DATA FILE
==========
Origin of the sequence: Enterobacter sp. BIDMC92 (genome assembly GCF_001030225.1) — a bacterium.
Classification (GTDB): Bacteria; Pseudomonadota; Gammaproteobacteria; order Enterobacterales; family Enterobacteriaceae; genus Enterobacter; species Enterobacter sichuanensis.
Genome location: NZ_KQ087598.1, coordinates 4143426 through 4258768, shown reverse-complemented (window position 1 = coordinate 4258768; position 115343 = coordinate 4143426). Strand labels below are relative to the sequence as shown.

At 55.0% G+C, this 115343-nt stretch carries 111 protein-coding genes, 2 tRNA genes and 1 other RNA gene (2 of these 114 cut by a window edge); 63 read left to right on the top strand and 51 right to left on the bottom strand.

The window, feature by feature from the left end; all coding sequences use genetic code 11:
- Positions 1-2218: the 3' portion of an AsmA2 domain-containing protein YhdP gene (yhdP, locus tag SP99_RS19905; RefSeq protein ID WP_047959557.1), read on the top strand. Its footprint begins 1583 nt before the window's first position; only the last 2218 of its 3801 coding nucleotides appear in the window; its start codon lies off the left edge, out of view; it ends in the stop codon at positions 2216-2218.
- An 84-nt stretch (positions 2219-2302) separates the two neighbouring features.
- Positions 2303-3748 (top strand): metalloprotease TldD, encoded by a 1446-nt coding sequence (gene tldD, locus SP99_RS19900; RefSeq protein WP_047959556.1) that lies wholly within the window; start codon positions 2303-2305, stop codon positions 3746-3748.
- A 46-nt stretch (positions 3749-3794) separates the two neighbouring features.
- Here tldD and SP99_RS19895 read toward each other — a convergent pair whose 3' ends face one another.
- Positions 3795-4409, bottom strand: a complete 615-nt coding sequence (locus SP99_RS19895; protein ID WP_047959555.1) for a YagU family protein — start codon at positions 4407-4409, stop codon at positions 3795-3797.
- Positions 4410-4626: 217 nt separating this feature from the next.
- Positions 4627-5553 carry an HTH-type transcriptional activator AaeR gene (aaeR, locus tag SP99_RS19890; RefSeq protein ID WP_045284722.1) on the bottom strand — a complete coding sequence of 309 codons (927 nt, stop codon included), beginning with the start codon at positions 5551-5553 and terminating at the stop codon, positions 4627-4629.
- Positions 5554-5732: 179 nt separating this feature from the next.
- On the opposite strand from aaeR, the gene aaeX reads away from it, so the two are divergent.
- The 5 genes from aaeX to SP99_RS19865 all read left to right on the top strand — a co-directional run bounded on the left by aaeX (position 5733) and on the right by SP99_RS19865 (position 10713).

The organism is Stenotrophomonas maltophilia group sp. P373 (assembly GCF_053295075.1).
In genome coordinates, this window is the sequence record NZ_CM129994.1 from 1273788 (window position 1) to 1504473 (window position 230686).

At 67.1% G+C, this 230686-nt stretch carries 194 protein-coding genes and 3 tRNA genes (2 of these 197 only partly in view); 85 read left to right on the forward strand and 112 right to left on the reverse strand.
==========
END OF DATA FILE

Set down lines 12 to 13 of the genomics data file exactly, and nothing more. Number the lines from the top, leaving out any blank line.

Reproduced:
- Positions 4410-4626: 217 nt separating this feature from the next.
- Positions 4627-5553 carry an HTH-type transcriptional activator AaeR gene (aaeR, locus tag SP99_RS19890; RefSeq protein ID WP_045284722.1) on the bottom strand — a complete coding sequence of 309 codons (927 nt, stop codon included), beginning with the start codon at positions 5551-5553 and terminating at the stop codon, positions 4627-4629.